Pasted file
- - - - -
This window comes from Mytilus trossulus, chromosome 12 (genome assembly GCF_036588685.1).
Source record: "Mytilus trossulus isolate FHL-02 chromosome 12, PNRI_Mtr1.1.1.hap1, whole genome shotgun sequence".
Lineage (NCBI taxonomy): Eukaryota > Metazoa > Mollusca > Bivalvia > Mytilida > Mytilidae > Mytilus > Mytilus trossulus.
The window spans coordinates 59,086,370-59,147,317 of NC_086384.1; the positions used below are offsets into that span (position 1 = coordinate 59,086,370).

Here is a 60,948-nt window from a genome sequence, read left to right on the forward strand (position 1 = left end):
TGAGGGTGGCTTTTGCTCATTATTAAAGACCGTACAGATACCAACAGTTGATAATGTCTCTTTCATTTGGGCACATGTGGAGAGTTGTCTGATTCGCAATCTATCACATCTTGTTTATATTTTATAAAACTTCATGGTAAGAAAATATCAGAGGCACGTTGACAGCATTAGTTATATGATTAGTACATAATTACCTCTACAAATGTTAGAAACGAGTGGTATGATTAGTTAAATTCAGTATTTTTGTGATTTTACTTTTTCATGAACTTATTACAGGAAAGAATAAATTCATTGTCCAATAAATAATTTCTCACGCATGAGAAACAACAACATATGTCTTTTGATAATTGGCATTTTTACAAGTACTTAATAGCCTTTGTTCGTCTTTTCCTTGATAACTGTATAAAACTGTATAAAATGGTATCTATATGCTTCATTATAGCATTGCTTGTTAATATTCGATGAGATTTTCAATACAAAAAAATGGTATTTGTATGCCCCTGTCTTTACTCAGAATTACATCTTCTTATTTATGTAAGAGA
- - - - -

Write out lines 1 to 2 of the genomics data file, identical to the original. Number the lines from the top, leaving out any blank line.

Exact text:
This window comes from Mytilus trossulus, chromosome 12 (genome assembly GCF_036588685.1).
Source record: "Mytilus trossulus isolate FHL-02 chromosome 12, PNRI_Mtr1.1.1.hap1, whole genome shotgun sequence".